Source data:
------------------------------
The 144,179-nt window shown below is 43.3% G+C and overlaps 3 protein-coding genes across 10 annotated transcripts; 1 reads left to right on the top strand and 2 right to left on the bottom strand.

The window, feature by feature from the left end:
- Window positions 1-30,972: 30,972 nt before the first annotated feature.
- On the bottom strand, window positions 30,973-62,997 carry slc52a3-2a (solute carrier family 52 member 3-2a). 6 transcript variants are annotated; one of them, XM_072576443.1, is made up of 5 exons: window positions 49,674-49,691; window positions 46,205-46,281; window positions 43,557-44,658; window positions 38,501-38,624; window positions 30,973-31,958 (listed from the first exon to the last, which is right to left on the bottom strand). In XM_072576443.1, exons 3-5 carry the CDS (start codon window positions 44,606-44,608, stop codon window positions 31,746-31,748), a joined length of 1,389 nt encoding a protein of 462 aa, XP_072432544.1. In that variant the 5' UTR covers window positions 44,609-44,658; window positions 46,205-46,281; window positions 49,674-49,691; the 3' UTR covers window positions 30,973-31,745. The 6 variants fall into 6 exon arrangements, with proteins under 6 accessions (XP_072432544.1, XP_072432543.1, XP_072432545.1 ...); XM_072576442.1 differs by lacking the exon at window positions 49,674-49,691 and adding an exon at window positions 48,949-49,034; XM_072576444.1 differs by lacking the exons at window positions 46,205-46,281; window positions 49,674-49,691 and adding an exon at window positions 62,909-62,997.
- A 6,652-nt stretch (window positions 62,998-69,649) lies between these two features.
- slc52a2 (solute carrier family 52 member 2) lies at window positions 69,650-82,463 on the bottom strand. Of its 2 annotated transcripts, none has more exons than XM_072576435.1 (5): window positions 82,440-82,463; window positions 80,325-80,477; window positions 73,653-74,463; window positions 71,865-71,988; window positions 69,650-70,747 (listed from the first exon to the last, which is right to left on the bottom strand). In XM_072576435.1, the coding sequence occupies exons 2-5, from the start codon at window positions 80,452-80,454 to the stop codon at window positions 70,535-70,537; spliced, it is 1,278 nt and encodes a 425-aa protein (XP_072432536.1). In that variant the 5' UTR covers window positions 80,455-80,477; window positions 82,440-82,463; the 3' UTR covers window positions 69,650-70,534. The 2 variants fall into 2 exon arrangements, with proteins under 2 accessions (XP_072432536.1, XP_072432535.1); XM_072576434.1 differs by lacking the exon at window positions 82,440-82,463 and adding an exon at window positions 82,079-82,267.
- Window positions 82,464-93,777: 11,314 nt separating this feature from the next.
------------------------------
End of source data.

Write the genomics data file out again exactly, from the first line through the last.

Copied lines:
The 144,179-nt window shown below is 43.3% G+C and overlaps 3 protein-coding genes across 10 annotated transcripts; 1 reads left to right on the top strand and 2 right to left on the bottom strand.

The window, feature by feature from the left end:
- Window positions 1-30,972: 30,972 nt before the first annotated feature.
- On the bottom strand, window positions 30,973-62,997 carry slc52a3-2a (solute carrier family 52 member 3-2a). 6 transcript variants are annotated; one of them, XM_072576443.1, is made up of 5 exons: window positions 49,674-49,691; window positions 46,205-46,281; window positions 43,557-44,658; window positions 38,501-38,624; window positions 30,973-31,958 (listed from the first exon to the last, which is right to left on the bottom strand). In XM_072576443.1, exons 3-5 carry the CDS (start codon window positions 44,606-44,608, stop codon window positions 31,746-31,748), a joined length of 1,389 nt encoding a protein of 462 aa, XP_072432544.1. In that variant the 5' UTR covers window positions 44,609-44,658; window positions 46,205-46,281; window positions 49,674-49,691; the 3' UTR covers window positions 30,973-31,745. The 6 variants fall into 6 exon arrangements, with proteins under 6 accessions (XP_072432544.1, XP_072432543.1, XP_072432545.1 ...); XM_072576442.1 differs by lacking the exon at window positions 49,674-49,691 and adding an exon at window positions 48,949-49,034; XM_072576444.1 differs by lacking the exons at window positions 46,205-46,281; window positions 49,674-49,691 and adding an exon at window positions 62,909-62,997.
- A 6,652-nt stretch (window positions 62,998-69,649) lies between these two features.
- slc52a2 (solute carrier family 52 member 2) lies at window positions 69,650-82,463 on the bottom strand. Of its 2 annotated transcripts, none has more exons than XM_072576435.1 (5): window positions 82,440-82,463; window positions 80,325-80,477; window positions 73,653-74,463; window positions 71,865-71,988; window positions 69,650-70,747 (listed from the first exon to the last, which is right to left on the bottom strand). In XM_072576435.1, the coding sequence occupies exons 2-5, from the start codon at window positions 80,452-80,454 to the stop codon at window positions 70,535-70,537; spliced, it is 1,278 nt and encodes a 425-aa protein (XP_072432536.1). In that variant the 5' UTR covers window positions 80,455-80,477; window positions 82,440-82,463; the 3' UTR covers window positions 69,650-70,534. The 2 variants fall into 2 exon arrangements, with proteins under 2 accessions (XP_072432536.1, XP_072432535.1); XM_072576434.1 differs by lacking the exon at window positions 82,440-82,463 and adding an exon at window positions 82,079-82,267.
- Window positions 82,464-93,777: 11,314 nt separating this feature from the next.